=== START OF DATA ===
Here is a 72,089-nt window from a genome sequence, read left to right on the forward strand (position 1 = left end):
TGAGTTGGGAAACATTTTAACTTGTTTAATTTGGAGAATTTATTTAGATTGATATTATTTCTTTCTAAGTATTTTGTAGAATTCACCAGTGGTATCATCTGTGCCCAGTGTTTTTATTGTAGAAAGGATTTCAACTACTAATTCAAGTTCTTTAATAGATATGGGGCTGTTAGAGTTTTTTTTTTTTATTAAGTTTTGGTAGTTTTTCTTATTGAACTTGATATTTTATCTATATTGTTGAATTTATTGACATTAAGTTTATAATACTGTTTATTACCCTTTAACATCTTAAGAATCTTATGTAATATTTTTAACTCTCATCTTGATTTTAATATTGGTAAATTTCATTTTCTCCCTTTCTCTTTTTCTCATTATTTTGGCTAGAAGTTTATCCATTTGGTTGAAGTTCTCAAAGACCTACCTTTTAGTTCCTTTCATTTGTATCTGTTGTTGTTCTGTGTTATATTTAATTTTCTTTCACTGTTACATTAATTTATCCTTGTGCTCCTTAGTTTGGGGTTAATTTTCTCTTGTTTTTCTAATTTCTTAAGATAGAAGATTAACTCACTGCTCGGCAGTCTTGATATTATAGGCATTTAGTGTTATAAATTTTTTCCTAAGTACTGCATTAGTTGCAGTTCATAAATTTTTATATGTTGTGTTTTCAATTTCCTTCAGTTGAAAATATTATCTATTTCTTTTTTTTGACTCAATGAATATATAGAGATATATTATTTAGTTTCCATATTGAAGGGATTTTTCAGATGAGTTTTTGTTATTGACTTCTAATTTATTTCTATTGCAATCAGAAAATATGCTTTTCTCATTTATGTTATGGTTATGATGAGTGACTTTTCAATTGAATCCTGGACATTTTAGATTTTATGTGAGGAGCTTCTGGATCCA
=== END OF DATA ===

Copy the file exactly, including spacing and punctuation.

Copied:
Here is a 72,089-nt window from a genome sequence, read left to right on the forward strand (position 1 = left end):
TGAGTTGGGAAACATTTTAACTTGTTTAATTTGGAGAATTTATTTAGATTGATATTATTTCTTTCTAAGTATTTTGTAGAATTCACCAGTGGTATCATCTGTGCCCAGTGTTTTTATTGTAGAAAGGATTTCAACTACTAATTCAAGTTCTTTAATAGATATGGGGCTGTTAGAGTTTTTTTTTTTTATTAAGTTTTGGTAGTTTTTCTTATTGAACTTGATATTTTATCTATATTGTTGAATTTATTGACATTAAGTTTATAATACTGTTTATTACCCTTTAACATCTTAAGAATCTTATGTAATATTTTTAACTCTCATCTTGATTTTAATATTGGTAAATTTCATTTTCTCCCTTTCTCTTTTTCTCATTATTTTGGCTAGAAGTTTATCCATTTGGTTGAAGTTCTCAAAGACCTACCTTTTAGTTCCTTTCATTTGTATCTGTTGTTGTTCTGTGTTATATTTAATTTTCTTTCACTGTTACATTAATTTATCCTTGTGCTCCTTAGTTTGGGGTTAATTTTCTCTTGTTTTTCTAATTTCTTAAGATAGAAGATTAACTCACTGCTCGGCAGTCTTGATATTATAGGCATTTAGTGTTATAAATTTTTTCCTAAGTACTGCATTAGTTGCAGTTCATAAATTTTTATATGTTGTGTTTTCAATTTCCTTCAGTTGAAAATATTATCTATTTCTTTTTTTTGACTCAATGAATATATAGAGATATATTATTTAGTTTCCATATTGAAGGGATTTTTCAGATGAGTTTTTGTTATTGACTTCTAATTTATTTCTATTGCAATCAGAAAATATGCTTTTCTCATTTATGTTATGGTTATGATGAGTGACTTTTCAATTGAATCCTGGACATTTTAGATTTTATGTGAGGAGCTTCTGGATCCA